Racing: King's coronation a triumph for Ireland, for Taaffe - and for Arkle

Geraghty claims his stylish Gold Cup winner 'would have beaten Best Mate'
Click to follow
The Independent Online

Kicking King won the Cheltenham Gold Cup for Ireland yesterday. He won it for his jockey Barry Geraghty and trainer Tom Taaffe. Most of all, though, he won it for history.

It was on this same acre 39 years earlier that Arkle completed his hat-trick in National Hunt racing's great blue riband. He did so in the hands of a man we know as Pat Taaffe, the person Tom Taaffe remembers as "Daddy". The family name has been returned, once again, to jumping's apex.

"I'm just so proud to get the Taaffe name back on the roll of honour," Tom Taaffe said. "It is a famous name which got its recognition. It's gone a bit quiet in the interim, but I'm delighted it's back. You'd be ashamed of dropping the name down wouldn't you?

"I'm very sorry for the connections of Best Mate [who would have been going for a fourth Gold Cup] that he couldn't run, but if anything was going to break the history thing it was Kicking King and the Taaffe name. I'm happy about that, particularly to protect Arkle's record. I'd cry but I can't in front of you all."

Such was the impression created by Kicking King yesterday that speculation arrived quickly that the seven-year-old could become the next horse to complete the hat-trick.

The Gold Cup is never a race to be taken or given lightly, but there were suggestions that yesterday's was a pale renewal in the absence of several leading chasers. But while it may have been an inferior blue riband, you could not say the same about the winner.

"Maybe it wasn't the highest class Gold Cup ever, but you still have to run round and jump," Taaffe added. "He's put in a spectacular round of jumping. There was never an anxious moment for me through the race.

"It was all so easy for him because he's got so much class. He is a very high-class athlete. This horse has the chance and the scope to come back here and win another couple of these."

Yet, two and a half weeks ago, it appeared that if Kicking King was to come to Cheltenham it would be only to take the spa water. The gelding scoped dirtily and was seemingly out of the Festival. Taaffe telephoned this news to Kicking King's owner, Conor Clarkson, who was driving down a motorway in Spain. Clarkson pulled over and sat still for two hours, weeping. There were different tears yesterday.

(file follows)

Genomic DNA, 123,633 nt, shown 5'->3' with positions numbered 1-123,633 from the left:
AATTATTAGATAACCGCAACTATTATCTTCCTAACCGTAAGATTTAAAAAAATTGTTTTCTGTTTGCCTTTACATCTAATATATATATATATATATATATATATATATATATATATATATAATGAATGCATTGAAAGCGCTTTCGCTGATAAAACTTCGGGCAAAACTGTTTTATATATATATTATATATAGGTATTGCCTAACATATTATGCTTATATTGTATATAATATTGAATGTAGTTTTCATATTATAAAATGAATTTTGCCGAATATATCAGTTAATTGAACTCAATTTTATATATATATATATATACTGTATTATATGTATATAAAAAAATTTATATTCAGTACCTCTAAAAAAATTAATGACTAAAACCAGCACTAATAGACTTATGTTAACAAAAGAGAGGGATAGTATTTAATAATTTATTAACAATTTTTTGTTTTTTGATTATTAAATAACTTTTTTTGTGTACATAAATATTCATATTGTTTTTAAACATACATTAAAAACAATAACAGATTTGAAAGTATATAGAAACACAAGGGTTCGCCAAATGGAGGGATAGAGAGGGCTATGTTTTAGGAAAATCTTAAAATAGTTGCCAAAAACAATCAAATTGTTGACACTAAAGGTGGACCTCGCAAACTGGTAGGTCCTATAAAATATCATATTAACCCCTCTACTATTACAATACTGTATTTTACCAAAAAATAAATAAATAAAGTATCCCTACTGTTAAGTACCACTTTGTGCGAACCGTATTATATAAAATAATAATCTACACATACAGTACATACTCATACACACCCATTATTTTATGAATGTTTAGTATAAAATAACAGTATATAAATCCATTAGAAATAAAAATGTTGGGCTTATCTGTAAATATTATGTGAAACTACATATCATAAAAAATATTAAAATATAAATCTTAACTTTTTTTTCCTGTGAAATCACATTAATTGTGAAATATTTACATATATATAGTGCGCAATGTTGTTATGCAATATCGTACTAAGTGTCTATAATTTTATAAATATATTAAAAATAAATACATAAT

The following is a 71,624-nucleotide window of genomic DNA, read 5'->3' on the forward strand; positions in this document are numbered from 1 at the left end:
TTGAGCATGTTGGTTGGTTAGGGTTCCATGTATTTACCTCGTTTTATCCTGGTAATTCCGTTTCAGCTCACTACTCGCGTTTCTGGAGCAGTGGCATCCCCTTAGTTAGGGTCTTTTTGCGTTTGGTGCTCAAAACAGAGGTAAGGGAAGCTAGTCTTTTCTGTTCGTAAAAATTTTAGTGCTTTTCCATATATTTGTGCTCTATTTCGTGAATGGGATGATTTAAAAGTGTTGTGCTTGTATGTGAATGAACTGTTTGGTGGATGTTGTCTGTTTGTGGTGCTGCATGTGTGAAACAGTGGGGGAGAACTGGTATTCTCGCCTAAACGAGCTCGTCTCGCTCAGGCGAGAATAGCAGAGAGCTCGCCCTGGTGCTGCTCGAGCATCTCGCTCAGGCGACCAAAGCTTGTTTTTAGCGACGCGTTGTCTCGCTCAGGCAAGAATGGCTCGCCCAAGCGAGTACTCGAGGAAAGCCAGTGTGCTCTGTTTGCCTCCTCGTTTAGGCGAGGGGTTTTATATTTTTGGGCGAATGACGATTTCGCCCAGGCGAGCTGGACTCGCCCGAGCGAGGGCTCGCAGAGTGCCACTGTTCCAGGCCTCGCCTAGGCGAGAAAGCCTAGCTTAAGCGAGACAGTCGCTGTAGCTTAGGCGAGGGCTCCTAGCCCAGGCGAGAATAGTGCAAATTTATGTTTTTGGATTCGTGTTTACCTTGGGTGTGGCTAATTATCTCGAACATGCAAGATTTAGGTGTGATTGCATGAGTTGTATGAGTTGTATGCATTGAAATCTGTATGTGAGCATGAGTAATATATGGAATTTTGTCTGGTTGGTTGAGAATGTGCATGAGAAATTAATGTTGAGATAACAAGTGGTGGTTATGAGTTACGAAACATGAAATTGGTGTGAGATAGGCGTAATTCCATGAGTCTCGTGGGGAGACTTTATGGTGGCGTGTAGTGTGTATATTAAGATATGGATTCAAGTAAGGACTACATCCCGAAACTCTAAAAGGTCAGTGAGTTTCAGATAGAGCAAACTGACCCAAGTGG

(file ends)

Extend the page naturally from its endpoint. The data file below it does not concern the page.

"Four days after that, in the paddock, the horse almost came in over a gate," Taaffe said. "The wheels were back on the wagon. I didn't decide to come here. The horse told me, because he was so well."

Kicking King's appearance and performance also spoke persuasively yesterday. He looked primed for the job in the paddock, his huge powerhouse backside swaying as he circled.

In the race itself he was positioned some way back by Geraghty, in the slipstream of another fancied horse, Strong Flow, as Grey Abbey tugged the 15-strong field along.

The other two supposed big guns struggled from the outset. Celestial Gold, who demolished the first, was kept back in the long grass by Timmy Murphy but never emerged. Beef Or Salmon also rearranged a selection of fences before he was pulled up late on.

By then, Kicking King had pulled himself to the lead with his gaping stride and there was just one other, the interloper Take The Stand, at the top table. He too was left behind from the second last, however, as the Irish 4-1 favourite galloped clear for a five-length victory.

"It was easy, the nicest job in the world," Geraghty reported. "There was no rush to make a move. He jumped the last three brilliantly and just dossed when he hit the front. He is some tool. A machine. He's only seven and is going to be a serious horse next year, please God he can come back and do it all again. He'd have beaten Best Mate today."

Geraghty returned to a crackling winner's enclosure brandishing the tricolour of his homeland. Taaffe helped Kicking King to a gulp of water and drenched those in the vicinity with what remained in the bucket.

Kicking King had proved he could stretch his talents to this more extreme distance. "I told you he would stay and when I tell you something it usually happens," Taaffe said. "I don't say too many things. But I must say my legs were shaking when he came to the last."

They will be shaking again soon. "The party starts now and it won't be stopping for a few weeks," he said.

It all seemed so fitting, so in tune with the fates. It took Taaffe's mind back to a previous race, when he excitedly took Kicking King to the four-year-old bumper at Leopardstown, on the day young Pat Taaffe, the original's grandson, was born. After supervising the beginning of this great story, Tom Taaffe had only just enough time to get to the family foaling, to which he was transported swiftly by squad car.

"I said then that we had found the new Pat Taaffe," the trainer said, "and all we needed was to find the new Arkle."

Gold Cup result

1. Kicking King 4-1

2. Take The Stand 25-1

3. Sir Rembrandt 12-1